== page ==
Why the donkey and elephant? “…cartoonist Thomas Nast used the donkey in his newspaper cartoons, helping to establish it as the symbol of the Democratic Party. And it was Nast who provided the Republicans with their elephant. … In an 1874 cartoon, Nast drew a donkey clothed in a lion’s skin – scaring off the other animals at the zoo.”
In the off-chance that you’re not aware of the stock market’s advance since the 2009 lows to present, and/or from the November 2016 election to present… the gains for the Dow Industrials are 241% and 24% respectively.
The market animals dance to the tune of the political animals since they control fiscal policy, how tax money is spent. It doesn’t matter to the donkeys and elephants that they are 21 trillion dollars in debt.
The market animals must keep bubbling the market upward.
The market gain mentioned is considered by assorted ursine gurus as “overvalued, and too expensive.” They await a market correction any day now. The problem is they’ve been in that expectation mode since 2015.
If you’re a market participant or market junkie, or if you’re a political news junkie that can’t get enough social media discussions, distractions, or if you’re just a gossiper of anything and everything… know this: Whether your animal is the bull, bear, donkey, or elephant whose respective dung looks like, well, a heaping pile of shit… it all stinks.
Something is very wrong with the markets and the animals know it.
Something is very wrong with the political system and the animals know it.
Still, the largest animal herd of all, the sheeple (whose own dung apparently does not stink, just ask them) have yet to smell it all for what it is… bull, bear, donkey, and elephant shit.
And it all stinks.
“I care not what puppet is placed on the throne of England to rule the Empire, …The man that controls Britain’s money supply controls the British Empire. And I control the money supply.” Baron Rothschild advice given to the ECB and FOMC.After today, a paradigm shift in our market has occurred, in my humble opinion. Not just any old shift, a paradigm shift. I’ve always understood that by adding the word paradigm it somehow makes it seem incredibly different, incredibly important. We’ll see.We are seeing the end of central bank support in Europe, which started the selling today, as well as the posturing of our Fed to hike rates, as Mr. Lacker says, as soon as November. You saw the market reaction… stocks, bonds, gold, currency, all down.I’ll go one opinion further and say that I believe a November rate hike is exactly what we’ll get, after the election.Since both GOP and Dem candidates have been forecast to cause a correction (crash).. what better plan can the Fed ask for: raise rates in November, allow the crash (correction), blame it on the politicians.You can day trade, swing trade, or position trade… but you have to be in the market to even have a chance at making money while putting your money at risk. Oh, and when you’re in the trade, you have to manage that trade.It all makes sense at some point since there is method to the madness.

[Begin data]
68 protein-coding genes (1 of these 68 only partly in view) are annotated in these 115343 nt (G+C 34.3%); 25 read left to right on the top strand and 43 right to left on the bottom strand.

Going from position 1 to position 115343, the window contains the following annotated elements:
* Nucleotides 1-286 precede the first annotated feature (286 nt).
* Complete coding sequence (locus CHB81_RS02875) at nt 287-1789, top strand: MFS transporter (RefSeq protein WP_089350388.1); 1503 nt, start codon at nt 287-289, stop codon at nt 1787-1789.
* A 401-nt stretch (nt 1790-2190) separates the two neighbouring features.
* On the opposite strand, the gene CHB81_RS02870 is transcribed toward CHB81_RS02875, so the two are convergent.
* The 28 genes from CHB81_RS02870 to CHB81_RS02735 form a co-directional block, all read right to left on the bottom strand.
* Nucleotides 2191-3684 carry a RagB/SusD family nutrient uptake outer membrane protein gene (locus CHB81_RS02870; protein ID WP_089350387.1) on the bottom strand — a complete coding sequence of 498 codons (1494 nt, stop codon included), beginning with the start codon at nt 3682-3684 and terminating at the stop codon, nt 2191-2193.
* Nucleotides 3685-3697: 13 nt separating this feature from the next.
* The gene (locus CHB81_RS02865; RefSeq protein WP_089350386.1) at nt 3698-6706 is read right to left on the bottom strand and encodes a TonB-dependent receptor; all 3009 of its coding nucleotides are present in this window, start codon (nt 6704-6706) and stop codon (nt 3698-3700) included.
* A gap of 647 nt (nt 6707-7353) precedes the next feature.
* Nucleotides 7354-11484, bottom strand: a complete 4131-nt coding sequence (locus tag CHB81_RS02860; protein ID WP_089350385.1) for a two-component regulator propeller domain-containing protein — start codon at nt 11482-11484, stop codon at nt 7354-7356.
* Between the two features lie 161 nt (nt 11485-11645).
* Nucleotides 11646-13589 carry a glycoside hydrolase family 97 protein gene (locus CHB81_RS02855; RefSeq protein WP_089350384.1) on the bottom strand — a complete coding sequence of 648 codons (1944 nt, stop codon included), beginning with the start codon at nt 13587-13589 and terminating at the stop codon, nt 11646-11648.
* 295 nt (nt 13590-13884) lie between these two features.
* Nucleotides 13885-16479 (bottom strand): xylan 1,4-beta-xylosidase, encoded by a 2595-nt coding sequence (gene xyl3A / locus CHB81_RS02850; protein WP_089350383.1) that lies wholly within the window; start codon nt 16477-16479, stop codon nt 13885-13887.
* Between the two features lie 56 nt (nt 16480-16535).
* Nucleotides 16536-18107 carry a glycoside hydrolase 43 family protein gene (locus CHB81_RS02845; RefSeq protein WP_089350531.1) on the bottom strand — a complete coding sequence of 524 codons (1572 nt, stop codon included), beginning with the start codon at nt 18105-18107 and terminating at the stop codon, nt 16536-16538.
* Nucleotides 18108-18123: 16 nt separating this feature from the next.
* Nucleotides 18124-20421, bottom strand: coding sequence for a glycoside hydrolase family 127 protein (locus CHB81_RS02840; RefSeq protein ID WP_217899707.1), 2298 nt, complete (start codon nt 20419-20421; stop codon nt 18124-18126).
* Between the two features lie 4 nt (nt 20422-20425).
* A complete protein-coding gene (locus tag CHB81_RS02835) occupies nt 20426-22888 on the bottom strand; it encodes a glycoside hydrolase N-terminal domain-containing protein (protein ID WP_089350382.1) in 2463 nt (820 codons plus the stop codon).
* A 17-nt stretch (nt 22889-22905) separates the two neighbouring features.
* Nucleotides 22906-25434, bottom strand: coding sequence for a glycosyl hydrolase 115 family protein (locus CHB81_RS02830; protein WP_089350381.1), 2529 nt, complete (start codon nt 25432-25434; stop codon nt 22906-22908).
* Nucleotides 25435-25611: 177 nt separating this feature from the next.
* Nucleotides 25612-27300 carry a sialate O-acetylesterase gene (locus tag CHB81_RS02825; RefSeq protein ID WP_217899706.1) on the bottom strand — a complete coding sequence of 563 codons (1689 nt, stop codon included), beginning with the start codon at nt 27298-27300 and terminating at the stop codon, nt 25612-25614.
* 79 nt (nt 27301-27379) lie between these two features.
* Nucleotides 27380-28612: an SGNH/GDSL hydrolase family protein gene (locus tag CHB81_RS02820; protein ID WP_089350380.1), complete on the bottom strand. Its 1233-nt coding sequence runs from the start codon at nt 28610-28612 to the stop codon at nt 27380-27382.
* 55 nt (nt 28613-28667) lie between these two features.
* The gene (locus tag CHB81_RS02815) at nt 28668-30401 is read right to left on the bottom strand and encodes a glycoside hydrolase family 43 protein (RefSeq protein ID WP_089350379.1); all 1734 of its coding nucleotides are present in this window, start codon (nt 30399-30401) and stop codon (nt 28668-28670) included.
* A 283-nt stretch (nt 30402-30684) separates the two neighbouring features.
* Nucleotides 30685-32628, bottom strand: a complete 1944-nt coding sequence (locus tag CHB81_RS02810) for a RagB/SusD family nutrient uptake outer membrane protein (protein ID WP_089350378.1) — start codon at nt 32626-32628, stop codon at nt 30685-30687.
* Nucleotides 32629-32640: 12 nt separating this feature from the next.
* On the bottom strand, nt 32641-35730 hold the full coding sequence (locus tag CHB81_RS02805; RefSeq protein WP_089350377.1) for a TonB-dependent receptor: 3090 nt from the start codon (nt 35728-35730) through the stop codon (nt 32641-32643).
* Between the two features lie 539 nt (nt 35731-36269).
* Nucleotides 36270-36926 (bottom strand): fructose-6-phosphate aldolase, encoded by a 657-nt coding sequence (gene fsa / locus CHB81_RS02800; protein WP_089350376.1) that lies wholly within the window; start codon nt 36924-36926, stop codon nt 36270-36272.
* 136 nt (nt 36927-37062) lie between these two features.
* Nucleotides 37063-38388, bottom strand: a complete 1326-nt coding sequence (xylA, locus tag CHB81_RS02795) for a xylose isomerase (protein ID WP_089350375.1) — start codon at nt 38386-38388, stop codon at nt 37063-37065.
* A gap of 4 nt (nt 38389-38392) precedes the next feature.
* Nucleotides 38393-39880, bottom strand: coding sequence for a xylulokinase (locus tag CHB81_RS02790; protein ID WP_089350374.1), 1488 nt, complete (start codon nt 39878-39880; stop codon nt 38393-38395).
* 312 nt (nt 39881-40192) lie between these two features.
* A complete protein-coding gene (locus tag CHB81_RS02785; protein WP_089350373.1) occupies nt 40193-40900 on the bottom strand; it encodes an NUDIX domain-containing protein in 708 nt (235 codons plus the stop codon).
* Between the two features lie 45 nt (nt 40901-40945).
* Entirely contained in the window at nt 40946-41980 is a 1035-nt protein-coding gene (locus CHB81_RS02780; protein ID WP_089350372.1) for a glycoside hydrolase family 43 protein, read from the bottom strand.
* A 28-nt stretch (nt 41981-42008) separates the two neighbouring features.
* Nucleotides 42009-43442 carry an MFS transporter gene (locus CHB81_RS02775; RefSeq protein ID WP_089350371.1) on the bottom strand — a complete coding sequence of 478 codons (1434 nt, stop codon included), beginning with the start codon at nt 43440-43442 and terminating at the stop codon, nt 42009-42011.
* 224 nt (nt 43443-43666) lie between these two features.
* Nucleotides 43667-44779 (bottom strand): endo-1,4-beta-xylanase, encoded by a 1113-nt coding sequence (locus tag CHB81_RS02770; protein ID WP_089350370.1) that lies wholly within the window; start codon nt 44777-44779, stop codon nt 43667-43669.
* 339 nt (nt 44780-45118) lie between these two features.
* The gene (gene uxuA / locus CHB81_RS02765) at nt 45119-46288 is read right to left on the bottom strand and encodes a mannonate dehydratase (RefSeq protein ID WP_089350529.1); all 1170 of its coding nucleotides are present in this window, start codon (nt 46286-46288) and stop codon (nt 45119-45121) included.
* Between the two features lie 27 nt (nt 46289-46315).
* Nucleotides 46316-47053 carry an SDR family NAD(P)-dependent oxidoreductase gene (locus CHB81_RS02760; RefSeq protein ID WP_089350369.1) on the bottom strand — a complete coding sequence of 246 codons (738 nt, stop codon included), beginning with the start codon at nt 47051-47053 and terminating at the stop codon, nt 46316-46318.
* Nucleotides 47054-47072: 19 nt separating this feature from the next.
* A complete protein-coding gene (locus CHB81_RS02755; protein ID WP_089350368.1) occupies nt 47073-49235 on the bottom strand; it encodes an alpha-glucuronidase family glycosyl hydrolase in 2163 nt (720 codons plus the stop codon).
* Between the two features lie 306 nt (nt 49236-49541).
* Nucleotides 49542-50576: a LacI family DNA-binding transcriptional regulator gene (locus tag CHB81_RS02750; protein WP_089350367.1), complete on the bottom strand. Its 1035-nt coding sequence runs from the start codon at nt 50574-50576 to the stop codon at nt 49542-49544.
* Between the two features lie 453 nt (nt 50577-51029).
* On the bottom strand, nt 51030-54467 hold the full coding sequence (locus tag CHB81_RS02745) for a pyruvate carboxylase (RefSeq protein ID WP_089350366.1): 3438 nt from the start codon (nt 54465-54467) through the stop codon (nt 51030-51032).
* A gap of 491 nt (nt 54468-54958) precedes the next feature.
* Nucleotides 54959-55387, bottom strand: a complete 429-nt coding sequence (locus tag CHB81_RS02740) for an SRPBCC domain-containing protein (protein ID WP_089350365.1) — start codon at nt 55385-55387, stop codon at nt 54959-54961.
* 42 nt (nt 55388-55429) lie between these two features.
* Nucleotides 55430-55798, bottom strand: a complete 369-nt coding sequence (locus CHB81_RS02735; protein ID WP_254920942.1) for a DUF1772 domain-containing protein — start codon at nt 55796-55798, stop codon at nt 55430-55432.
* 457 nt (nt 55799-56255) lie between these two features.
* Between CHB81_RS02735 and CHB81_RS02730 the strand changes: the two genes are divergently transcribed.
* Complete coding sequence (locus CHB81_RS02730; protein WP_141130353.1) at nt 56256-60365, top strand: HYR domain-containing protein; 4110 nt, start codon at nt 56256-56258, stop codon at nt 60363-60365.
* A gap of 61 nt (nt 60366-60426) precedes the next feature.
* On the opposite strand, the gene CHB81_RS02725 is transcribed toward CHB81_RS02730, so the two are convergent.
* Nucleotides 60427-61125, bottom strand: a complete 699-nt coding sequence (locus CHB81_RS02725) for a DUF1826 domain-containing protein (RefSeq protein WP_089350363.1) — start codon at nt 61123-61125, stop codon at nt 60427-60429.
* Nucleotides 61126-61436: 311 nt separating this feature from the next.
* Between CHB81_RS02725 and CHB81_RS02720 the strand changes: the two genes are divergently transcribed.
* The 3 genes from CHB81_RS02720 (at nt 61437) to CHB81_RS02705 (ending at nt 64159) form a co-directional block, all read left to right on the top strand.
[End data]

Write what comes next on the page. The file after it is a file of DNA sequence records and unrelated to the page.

The Baltic Dry Index measures the rise or fall of fees charged by shippers to move raw material. Why would shippers feel they could charge more unless things were improving?
The shipping company stock charts are trending up on those higher fees.
Charts are unemotional, unbiased, non-opinionated… real money moving in and out leaves a trail shown on the charts as a trend. What do we see?
You cannot see my grimace as I smack the keyboard with bandaged paws. My bear paws were burned, stomped on, and gored by bulls that frankly I thought were running solely on Fed supplied hopium. How else could we explain so many “V” bounces in the last three years?
In the end, does it matter why it happened? I think most market participants will point to the Fed and zero interest rates; the end result was too many too hot to handle flaming “V” bounces.
At this point, however, I want to explain why, when these bandages come off, I hope I’ve morphed and see hooves rather than paws.
See the full article at SeekingAlpha.com.